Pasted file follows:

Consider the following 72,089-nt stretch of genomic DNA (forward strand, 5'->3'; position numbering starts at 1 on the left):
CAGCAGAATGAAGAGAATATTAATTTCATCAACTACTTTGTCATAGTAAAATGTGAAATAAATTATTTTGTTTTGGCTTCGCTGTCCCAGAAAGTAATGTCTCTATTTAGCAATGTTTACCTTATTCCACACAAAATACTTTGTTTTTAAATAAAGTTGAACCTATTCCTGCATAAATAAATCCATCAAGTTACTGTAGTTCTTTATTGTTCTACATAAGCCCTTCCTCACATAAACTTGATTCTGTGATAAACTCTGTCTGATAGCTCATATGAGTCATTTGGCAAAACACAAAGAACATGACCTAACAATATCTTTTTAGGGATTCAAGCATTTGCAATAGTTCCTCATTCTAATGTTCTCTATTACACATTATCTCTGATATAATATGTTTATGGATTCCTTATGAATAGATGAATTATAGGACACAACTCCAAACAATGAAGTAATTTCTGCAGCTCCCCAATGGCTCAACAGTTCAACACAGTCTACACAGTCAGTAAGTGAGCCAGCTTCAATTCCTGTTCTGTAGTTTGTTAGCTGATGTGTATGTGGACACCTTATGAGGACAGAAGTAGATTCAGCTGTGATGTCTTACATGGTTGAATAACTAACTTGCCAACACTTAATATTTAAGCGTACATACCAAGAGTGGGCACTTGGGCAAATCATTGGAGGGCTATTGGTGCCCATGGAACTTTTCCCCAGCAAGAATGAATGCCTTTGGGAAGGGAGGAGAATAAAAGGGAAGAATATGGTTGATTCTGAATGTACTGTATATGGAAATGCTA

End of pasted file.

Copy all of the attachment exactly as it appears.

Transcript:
Consider the following 72,089-nt stretch of genomic DNA (forward strand, 5'->3'; position numbering starts at 1 on the left):
CAGCAGAATGAAGAGAATATTAATTTCATCAACTACTTTGTCATAGTAAAATGTGAAATAAATTATTTTGTTTTGGCTTCGCTGTCCCAGAAAGTAATGTCTCTATTTAGCAATGTTTACCTTATTCCACACAAAATACTTTGTTTTTAAATAAAGTTGAACCTATTCCTGCATAAATAAATCCATCAAGTTACTGTAGTTCTTTATTGTTCTACATAAGCCCTTCCTCACATAAACTTGATTCTGTGATAAACTCTGTCTGATAGCTCATATGAGTCATTTGGCAAAACACAAAGAACATGACCTAACAATATCTTTTTAGGGATTCAAGCATTTGCAATAGTTCCTCATTCTAATGTTCTCTATTACACATTATCTCTGATATAATATGTTTATGGATTCCTTATGAATAGATGAATTATAGGACACAACTCCAAACAATGAAGTAATTTCTGCAGCTCCCCAATGGCTCAACAGTTCAACACAGTCTACACAGTCAGTAAGTGAGCCAGCTTCAATTCCTGTTCTGTAGTTTGTTAGCTGATGTGTATGTGGACACCTTATGAGGACAGAAGTAGATTCAGCTGTGATGTCTTACATGGTTGAATAACTAACTTGCCAACACTTAATATTTAAGCGTACATACCAAGAGTGGGCACTTGGGCAAATCATTGGAGGGCTATTGGTGCCCATGGAACTTTTCCCCAGCAAGAATGAATGCCTTTGGGAAGGGAGGAGAATAAAAGGGAAGAATATGGTTGATTCTGAATGTACTGTATATGGAAATGCTA